尝鼎一脔

Some kind of tension seems mandatory for good things to come into being. This morning, when I woke up to the building quieter than it was even in the early hours of the morning, and the most beautiful bird song echoed through the neighbourhood trees along with the early bells of Liturgy, I read of two images that bring this idea of tension within a frame. First: Diogenes who said that when a man owns a lion, a lion owns a man (cited here, thanks to via). I see this picture representative of those times when, despite our dutiful wishes to master life, it is best just to accept that some things lie outside the control of our little hands, our little manicules! Of manicules, those little cartoon hands drawn in margins to indicate important parts of texts in the Middle Ages, our attention is turned to one particular passage: "And yet tokest thou not awaye from them that wicked hert, that thy lawe might brynge forth frute in them. For the first Adam bare a wicked hert, transgressed, and was ouercome, and so be all they yt are borne of him."
Because as I struggled with this post last night, the thought that looped through my mind was that it is only in the hard times that we can show what we are made of. Sometimes, a tooth must be pulled from a person's life. I've had a tooth pulled, not through any fault of my own. I mourned for it more before I lost it than afterwards.
The tension of growth is a constant test, and the elderly people who are my dearest friends do not shirk, too much, from the growth that they, too, are required to undergo. A lost and beloved husband, even more problems with the children - many are the causes. We are pushed, and pushed again to pull the bad teeth, fears, dislikes, weaknesses, made harder when those around us show no empathy. Epictetus advises to leave such things, beyond our control as they are, to the wayside. Even if they are one's own flesh and blood. I don't know why that part is so hard for me. Experience,, is also learning when to let go.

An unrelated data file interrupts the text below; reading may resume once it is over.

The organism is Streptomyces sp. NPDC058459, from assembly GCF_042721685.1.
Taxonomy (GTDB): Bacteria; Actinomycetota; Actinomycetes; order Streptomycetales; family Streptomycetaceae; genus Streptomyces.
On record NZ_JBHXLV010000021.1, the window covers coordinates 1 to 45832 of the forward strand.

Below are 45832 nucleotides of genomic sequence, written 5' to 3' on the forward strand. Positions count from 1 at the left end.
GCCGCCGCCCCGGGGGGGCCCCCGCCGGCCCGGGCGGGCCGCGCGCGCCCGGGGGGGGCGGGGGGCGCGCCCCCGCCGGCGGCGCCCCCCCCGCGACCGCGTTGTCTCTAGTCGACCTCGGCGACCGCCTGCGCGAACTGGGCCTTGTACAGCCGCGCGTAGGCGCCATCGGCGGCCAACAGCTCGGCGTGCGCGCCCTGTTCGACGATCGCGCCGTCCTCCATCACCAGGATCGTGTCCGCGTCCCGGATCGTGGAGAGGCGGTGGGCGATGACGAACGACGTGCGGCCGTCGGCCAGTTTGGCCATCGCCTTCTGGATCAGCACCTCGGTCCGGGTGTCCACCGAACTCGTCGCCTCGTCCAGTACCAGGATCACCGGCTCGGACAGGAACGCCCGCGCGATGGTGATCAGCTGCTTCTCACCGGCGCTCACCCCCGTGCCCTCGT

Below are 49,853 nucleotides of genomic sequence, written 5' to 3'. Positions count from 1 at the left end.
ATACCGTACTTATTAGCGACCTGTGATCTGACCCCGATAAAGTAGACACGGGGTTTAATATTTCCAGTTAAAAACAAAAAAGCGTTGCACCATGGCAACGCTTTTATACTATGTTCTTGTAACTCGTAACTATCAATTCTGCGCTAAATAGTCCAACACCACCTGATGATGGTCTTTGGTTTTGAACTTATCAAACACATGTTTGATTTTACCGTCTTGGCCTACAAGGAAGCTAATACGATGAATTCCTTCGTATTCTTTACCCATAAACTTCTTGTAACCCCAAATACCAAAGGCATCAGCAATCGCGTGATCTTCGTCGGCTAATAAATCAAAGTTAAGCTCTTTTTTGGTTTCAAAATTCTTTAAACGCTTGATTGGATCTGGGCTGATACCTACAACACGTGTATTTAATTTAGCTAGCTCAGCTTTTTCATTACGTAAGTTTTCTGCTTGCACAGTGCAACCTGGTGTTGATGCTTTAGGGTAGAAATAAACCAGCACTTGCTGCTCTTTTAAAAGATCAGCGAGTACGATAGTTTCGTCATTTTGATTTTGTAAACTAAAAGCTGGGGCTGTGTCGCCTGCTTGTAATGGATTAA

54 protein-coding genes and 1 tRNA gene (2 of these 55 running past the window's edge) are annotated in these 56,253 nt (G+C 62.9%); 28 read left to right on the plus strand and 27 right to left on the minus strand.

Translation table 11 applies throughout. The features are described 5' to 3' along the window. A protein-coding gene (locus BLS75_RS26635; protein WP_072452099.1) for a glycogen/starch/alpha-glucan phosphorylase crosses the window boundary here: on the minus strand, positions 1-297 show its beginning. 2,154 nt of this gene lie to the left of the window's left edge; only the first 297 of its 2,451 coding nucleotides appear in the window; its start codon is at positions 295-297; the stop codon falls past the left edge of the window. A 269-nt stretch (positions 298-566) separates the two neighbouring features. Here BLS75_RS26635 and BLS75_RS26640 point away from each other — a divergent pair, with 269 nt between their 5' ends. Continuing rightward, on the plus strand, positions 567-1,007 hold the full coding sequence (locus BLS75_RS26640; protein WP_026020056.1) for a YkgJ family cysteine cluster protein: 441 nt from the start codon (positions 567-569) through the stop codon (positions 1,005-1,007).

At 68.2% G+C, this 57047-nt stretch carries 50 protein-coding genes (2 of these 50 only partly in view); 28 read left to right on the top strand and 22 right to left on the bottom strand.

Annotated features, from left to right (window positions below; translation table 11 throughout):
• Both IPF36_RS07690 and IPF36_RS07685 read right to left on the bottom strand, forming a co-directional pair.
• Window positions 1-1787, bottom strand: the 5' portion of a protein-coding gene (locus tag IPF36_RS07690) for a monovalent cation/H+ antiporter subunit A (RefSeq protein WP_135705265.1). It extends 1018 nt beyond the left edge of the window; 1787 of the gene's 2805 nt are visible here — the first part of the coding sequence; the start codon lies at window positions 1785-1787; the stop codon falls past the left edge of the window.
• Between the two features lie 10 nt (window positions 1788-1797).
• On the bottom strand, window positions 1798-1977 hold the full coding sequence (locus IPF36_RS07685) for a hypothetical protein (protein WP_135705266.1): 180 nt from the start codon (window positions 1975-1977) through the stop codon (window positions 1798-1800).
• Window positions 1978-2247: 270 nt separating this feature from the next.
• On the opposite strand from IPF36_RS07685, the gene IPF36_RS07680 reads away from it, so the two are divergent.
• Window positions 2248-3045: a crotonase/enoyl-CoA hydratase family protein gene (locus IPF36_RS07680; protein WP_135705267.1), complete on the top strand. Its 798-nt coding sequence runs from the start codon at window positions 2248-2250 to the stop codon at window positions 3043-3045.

Like in teaching. I cited about an interview with Davenport which I read this morning: his candid discussion of teaching was a refreshing alternative to the oft-crafty dance around the topic of how much learning is getting done. His description of his imaginary Disney college was most amusing. But Confucius said it centuries ago - as if such things could be changed by methodology! masked, maybe, but not changed - some students, like rotten wood, cannot be carved. It is not their fault, and one isn't to insist once one realises.

Much depends on the dance we do around the tension. Davenport, at his university, had time to write other things. I was also interested to read he was the first to write about Joyce. Both of my academic works, too, are "firsts" in literature. "I learned early on that what I wanted to learn wasn't what I was being taught," Davenport writes - which really struck a chord: I often think how in this age, we are called to become our own teachers (so little is shared or revealed: beginnings are sooner forgotten than used to give counsel). The resulting freedom comes with tension of responsibility.
Especially in the classroom: Davenport was right about Disney - all the better for professors with star-quality and the more embarrassing for those who resort to the tactics of the clown. Learning is supposed to bring a better quality of life, which requires dealing with very difficult and complex questions, difficult when students have not been taught to beware elementary things like the hasty generalisation. Things may be more complicated than they first appear.

Once upon a time, I shirked from the fact that I had been employed to teach and wished to become a labourer, a craftsman. Just like one of the most successful people I knew was often jealous of graceful bartenders. In the search for that which is beautiful, sometimes we would wish to oversimplify ourselves. I still keep wanting to run away to start a vineyard. But Ruskin has helped me with my residual disappointment of not being a labourer, free of so much thought (but burdened, as he points out, with other difficulties). To be born into books, books it is. 尝鼎一脔. Try a morsel and you will know the pot. If one, ever since childhood, was surrounded by books and the edifying conversation of elders, should one not just accept the tension of the academy, producing frute from this tension where possible?



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